Stanford Progressive

Social Unrest and Money Printing: Is 2011 America’s New 1932?

By Lee Jackson, published November, 2011

The following is an excerpt from Issue XI of the free weekly financial newsletter The Opportune Time:

Quick Summary
✦  How the Present POLITICAL Picture Resembles That of the 1930s
✦  What Your MONEY SUPPLY Can Do for You

In the past, I often have drawn comparisons between 1932 and 2011, because in my opinion, the two years are eerily similar. Three years prior to both 1932 and 2011, the U.S. real estate market collapsed, the stock market crashed, and unemployment rose sharply. Despite unusually weak economic recoveries, people generally were optimistic that growth would accelerate following the 2008 and 1929 downturns. But in the latter halves of 1932 and 2011, concerns about the European banking system festered. In 1933, the European financial system collapsed, and the Great Depression ensued. Time will tell if a similar outcome will occur next year, and I presently am cautious.

The POLITICAL scene in the 1930s also was similar to that of today. Populist movements arose in response to weak economic conditions and in anticipation of elections in late 1932. For example, in January 1932, James Renshaw Cox, a pro-labor activist from Pennsylvania, led a march of 25,000 people through Washington, D.C., as shown below. At the time, the demonstration, dubbed Cox’s Army, was the largest ever in the U.S. capital. Following the march, Cox founded the Jobless Party, and ran for president in 1932. Despite his campaign’s lack of success, Cox‘s views did influence the political scene. In 1932, President Franklin Delano Roosevelt was elected to his first term, and he enacted the New Deal programs partly in response to pro-labor activism.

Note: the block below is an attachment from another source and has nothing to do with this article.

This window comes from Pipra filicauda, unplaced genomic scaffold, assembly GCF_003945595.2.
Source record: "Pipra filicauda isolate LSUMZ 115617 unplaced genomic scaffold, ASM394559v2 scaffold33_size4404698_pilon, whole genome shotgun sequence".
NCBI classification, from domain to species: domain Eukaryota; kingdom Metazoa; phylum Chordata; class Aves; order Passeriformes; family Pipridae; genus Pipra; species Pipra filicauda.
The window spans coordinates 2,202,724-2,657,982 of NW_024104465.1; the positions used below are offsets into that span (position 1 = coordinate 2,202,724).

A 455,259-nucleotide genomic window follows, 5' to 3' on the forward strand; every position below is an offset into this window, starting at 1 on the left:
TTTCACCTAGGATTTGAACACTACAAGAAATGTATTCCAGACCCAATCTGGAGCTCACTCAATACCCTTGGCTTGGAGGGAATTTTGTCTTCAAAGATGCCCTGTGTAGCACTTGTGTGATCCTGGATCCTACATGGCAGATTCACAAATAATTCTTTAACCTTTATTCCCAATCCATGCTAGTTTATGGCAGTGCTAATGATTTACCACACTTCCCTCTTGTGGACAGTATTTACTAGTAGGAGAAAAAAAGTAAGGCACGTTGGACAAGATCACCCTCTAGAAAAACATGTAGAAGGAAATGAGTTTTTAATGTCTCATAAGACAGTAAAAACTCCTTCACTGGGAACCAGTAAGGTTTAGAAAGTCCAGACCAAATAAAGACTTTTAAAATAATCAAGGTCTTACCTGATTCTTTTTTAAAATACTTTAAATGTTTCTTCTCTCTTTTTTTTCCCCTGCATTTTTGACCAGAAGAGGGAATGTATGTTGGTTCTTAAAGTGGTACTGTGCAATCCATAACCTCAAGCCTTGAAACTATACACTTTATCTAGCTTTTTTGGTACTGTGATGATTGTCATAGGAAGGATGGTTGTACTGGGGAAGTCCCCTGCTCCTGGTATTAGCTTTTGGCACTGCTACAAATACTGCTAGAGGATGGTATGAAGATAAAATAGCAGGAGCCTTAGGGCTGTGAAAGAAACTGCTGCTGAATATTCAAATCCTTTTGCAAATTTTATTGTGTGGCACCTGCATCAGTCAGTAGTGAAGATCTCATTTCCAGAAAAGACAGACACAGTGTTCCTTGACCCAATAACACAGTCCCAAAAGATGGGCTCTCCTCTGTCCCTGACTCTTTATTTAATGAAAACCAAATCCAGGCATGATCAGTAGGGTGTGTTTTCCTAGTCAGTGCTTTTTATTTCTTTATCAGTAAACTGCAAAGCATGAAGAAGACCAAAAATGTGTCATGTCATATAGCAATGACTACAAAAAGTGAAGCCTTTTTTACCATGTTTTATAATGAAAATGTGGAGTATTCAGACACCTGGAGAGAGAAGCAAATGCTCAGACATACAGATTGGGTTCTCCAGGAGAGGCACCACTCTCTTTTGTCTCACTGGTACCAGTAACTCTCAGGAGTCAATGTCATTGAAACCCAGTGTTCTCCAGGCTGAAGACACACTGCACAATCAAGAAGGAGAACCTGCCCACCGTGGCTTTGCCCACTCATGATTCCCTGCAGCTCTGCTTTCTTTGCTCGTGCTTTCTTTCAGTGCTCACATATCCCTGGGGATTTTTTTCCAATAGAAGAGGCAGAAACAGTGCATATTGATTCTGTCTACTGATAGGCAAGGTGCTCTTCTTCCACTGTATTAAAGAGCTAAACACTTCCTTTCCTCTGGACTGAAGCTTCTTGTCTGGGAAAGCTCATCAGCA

Although 2011 is not an election year, Occupy Wall Street (OWS) may be the beginning of what is to come in 2012. Given the scale of how large demonstrations grew in 1932, I expect social unrest to increase in the coming months. I would not be surprised to see populist movements, such as the Tea Party and OWS, gain ground and back a presidential candidate. I am interested to see whether the Tea Party or OWS gains more popularity. Given historical precedent and current public sentiment, I suspect OWS will have greater political influence. In particular, OWS is more fiscally liberal and more likely to support public work projects that appeal to unemployed demonstrators. When push comes to shove, I believe the American electorate is more likely than not to pressure the government to expand its role in the jobs market.

At the same time, I expect fiscal conservatives to criticize government initiatives and perhaps label them as socialist. Some of President Roosevelt’s New Deal programs later were ruled unconstitutional, and I suspect the current and next president(s) will face similar opposition. Such opposition likely will gain considerable traction, especially when economic problems begin to abate down the road. I expect public work projects to receive popular support in the near term, and to lose popularity  when economic growth rebounds in the long term.